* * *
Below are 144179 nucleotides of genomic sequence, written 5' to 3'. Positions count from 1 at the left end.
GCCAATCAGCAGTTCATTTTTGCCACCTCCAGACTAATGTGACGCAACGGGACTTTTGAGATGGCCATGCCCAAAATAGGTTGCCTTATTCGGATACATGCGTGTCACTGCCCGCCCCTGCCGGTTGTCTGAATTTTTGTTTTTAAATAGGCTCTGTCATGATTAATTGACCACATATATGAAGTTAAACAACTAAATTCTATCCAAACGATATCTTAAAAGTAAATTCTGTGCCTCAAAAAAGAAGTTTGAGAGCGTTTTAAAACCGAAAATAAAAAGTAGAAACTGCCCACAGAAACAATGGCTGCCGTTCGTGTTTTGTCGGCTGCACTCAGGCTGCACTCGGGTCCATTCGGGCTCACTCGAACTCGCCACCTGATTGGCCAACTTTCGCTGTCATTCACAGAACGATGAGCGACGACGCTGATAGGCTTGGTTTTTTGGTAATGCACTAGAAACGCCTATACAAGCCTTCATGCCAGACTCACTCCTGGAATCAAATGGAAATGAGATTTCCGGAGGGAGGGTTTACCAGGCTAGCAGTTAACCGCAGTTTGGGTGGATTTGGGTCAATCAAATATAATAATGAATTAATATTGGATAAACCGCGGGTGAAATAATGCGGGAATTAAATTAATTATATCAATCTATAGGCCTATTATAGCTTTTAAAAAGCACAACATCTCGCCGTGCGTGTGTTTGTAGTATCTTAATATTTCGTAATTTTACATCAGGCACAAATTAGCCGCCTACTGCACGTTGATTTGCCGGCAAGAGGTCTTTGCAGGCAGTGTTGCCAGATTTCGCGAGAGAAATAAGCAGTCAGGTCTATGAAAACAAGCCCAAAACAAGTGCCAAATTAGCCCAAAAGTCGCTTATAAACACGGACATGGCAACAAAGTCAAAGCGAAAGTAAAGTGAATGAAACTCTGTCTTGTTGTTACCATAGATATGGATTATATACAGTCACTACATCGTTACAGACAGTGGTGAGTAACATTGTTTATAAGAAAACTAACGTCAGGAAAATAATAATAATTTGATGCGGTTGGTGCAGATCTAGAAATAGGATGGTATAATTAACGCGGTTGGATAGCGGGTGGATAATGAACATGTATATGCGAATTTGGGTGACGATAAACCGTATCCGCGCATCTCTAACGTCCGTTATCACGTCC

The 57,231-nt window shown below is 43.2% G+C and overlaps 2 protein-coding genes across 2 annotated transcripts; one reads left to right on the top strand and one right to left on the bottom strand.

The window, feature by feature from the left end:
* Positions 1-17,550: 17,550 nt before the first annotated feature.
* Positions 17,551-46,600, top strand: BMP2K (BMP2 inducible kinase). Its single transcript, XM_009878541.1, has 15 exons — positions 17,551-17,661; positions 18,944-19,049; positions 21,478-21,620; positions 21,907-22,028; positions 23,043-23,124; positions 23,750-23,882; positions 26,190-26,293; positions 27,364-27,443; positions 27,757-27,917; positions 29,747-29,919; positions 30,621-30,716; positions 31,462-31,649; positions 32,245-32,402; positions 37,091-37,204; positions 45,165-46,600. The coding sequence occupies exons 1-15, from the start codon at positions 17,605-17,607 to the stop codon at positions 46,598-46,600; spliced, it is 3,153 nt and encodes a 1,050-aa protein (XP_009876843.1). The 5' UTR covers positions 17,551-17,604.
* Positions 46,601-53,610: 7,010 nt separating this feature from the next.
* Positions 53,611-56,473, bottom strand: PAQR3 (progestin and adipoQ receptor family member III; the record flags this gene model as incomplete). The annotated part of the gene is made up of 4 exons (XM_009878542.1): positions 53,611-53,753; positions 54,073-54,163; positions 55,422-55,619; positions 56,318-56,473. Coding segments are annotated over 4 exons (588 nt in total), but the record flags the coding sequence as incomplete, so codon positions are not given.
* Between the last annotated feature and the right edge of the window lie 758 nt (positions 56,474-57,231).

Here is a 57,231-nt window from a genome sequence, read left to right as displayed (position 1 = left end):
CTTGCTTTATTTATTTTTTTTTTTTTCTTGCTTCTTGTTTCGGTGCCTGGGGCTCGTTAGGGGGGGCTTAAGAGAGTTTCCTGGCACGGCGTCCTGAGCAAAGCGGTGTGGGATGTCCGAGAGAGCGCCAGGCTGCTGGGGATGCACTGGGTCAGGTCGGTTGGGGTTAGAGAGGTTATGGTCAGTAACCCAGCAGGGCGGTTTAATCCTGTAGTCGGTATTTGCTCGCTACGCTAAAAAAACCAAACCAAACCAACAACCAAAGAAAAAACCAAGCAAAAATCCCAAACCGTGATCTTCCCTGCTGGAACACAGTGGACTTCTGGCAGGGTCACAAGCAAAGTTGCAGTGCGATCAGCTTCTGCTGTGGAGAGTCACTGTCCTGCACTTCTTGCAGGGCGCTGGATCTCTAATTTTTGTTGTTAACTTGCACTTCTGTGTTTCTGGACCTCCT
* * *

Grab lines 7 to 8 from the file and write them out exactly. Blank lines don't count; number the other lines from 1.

* Positions 46,601-53,610: 7,010 nt separating this feature from the next.
* Positions 53,611-56,473, bottom strand: PAQR3 (progestin and adipoQ receptor family member III; the record flags this gene model as incomplete). The annotated part of the gene is made up of 4 exons (XM_009878542.1): positions 53,611-53,753; positions 54,073-54,163; positions 55,422-55,619; positions 56,318-56,473. Coding segments are annotated over 4 exons (588 nt in total), but the record flags the coding sequence as incomplete, so codon positions are not given.